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Passing of Red-tailed Boa

Categories: Animal Ambassador, Animals

We are saddened to announce that Fideo, our red-tailed boa, was humanely euthanized on Friday, November 17. At the age of 21 Fideo was the largest snake residing at the zoo and was an animal ambassador in the education department. She helped change the minds and hearts of many who did not think they liked snakes until they were fortunate enough to spend time with her.

In recent years Fideo had developed periodic loss of appetite, but under the care of veterinarians and zookeepers she would always regain it. Over the last month she had another bout of appetite loss that resulted in assisted feedings. The feedings did not bring her appetite back and she began losing a significant amount of weight. Veterinarians, who had been closely monitoring her condition, conducted a biopsy which showed that Fideo also had a viral infection known to cause weight loss in snakes. As the virus cannot be treated and she was not responding to symptomatic treatment, the difficult decision to humanely euthanize her was made by her caretakers and the Sacramento Zoo’s veterinary team.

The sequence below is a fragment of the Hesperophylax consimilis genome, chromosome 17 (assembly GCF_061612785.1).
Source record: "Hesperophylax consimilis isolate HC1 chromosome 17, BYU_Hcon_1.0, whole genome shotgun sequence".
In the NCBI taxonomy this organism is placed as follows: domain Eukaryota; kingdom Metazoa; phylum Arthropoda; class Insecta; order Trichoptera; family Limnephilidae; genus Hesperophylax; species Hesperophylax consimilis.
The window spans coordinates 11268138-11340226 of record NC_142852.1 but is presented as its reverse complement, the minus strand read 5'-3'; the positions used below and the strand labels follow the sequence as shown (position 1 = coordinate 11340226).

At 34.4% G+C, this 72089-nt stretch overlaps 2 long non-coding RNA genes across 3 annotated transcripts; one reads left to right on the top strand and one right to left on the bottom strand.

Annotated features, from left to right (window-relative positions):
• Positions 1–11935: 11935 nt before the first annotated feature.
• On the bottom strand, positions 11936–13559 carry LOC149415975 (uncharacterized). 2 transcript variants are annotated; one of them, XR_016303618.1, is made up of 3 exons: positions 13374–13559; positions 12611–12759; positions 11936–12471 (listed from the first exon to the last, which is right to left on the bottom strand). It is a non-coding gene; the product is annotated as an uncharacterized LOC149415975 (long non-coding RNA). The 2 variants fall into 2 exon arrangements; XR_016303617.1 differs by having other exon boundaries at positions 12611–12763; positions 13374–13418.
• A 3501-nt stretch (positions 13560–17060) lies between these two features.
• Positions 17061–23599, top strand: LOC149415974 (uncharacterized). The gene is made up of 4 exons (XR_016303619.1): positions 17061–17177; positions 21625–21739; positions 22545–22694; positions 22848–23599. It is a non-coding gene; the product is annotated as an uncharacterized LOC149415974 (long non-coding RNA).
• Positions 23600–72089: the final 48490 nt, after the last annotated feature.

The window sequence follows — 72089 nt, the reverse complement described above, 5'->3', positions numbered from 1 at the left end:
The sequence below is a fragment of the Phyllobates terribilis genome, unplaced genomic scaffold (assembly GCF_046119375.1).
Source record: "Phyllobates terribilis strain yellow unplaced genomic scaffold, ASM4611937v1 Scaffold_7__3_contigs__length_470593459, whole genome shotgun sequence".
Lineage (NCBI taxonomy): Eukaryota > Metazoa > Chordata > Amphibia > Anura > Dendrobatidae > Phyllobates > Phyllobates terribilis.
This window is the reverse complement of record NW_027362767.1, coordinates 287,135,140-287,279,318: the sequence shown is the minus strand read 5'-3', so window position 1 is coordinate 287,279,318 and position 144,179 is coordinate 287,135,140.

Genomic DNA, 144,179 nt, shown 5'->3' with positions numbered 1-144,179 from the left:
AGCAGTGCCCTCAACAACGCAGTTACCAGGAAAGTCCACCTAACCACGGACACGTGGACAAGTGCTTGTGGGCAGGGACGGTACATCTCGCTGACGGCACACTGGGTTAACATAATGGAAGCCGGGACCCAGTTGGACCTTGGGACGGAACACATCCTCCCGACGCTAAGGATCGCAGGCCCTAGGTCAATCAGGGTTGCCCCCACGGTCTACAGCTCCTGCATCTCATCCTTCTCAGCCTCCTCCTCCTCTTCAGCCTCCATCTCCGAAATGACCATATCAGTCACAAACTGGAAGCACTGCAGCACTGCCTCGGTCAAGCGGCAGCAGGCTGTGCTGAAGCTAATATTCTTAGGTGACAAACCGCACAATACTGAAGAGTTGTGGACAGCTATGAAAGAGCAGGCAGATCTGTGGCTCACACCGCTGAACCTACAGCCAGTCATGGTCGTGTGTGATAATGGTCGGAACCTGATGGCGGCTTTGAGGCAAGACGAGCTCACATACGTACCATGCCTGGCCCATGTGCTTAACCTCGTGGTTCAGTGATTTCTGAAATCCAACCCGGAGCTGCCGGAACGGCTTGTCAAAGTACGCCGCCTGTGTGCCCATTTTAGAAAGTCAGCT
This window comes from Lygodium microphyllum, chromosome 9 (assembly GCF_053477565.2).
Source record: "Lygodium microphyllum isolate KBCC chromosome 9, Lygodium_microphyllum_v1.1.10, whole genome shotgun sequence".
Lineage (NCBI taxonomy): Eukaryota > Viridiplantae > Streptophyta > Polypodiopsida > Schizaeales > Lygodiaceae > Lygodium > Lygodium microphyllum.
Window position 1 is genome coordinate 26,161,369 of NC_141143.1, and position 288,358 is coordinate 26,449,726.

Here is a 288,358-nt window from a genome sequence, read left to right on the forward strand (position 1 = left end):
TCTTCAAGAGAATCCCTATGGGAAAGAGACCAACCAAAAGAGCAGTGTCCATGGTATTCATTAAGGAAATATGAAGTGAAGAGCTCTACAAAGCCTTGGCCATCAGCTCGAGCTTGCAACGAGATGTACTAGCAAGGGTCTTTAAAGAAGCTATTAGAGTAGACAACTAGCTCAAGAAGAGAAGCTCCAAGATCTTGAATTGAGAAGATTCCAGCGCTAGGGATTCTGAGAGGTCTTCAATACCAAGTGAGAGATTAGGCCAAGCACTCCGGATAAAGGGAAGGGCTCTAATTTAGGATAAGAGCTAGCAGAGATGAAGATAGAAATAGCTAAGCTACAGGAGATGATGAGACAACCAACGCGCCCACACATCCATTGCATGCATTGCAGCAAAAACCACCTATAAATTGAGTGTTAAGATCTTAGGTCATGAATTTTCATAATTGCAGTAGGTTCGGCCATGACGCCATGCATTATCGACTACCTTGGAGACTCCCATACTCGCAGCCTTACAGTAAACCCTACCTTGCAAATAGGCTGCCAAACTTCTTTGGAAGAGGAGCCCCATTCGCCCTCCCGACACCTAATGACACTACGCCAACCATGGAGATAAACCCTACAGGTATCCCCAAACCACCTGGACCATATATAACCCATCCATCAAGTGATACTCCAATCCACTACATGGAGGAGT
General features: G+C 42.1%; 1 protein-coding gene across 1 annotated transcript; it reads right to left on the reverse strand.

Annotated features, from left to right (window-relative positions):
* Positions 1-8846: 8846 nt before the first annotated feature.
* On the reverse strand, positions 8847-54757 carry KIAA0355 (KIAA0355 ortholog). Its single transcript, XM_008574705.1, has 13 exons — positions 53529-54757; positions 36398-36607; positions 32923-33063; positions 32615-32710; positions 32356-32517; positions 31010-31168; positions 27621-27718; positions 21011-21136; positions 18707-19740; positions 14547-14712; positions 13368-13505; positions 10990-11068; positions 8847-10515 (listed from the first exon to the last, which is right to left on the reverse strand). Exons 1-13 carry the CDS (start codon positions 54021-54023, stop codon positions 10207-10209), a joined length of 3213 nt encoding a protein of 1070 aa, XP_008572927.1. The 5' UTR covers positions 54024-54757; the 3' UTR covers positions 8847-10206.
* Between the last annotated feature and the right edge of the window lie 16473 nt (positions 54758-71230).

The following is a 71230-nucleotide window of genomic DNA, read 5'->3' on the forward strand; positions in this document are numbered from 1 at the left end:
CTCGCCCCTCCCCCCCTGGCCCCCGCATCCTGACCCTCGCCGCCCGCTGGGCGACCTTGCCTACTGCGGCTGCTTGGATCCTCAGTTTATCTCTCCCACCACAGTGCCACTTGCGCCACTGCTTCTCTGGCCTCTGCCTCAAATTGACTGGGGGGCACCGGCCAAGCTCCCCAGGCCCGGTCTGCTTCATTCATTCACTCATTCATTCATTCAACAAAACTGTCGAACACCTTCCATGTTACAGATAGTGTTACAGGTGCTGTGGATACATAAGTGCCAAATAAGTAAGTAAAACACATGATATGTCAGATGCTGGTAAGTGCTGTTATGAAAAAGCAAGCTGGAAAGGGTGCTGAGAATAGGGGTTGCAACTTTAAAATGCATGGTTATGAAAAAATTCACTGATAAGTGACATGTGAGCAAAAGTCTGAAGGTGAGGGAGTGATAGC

Red-tailed Boa
Photo Credit: Mike Owyang

Fideo was born in 1996 and arrived at the Sacramento Zoo in 2011 to be an animal ambassador in the Sacramento Zoo’s Interpreter Center. Fideo, which translates loosely to “noodle” in Spanish, got her name for her laid-back personality. Fideo knew that if she laid like a wet noodle her caretakers would do all the work of supporting her body for her. She delighted children and adults alike as the ‘big snake’ on ZooMobiles, in wildlife stages, and animal encounters. She even made several appearances at local news stations over the years. The loss of Fideo is felt deeply by those who knew and worked with her.

The red-tailed boa constrictor species is native to the woodlands, forests, and rainforests of Central and South America. They are a larger snake that is listed as Endangered and is often found in the pet trade. Although they are adaptable to a range of habitats, the loss of rainforest and pristine temperate forests in South and Central America continues to put pressure on their survival in the wild.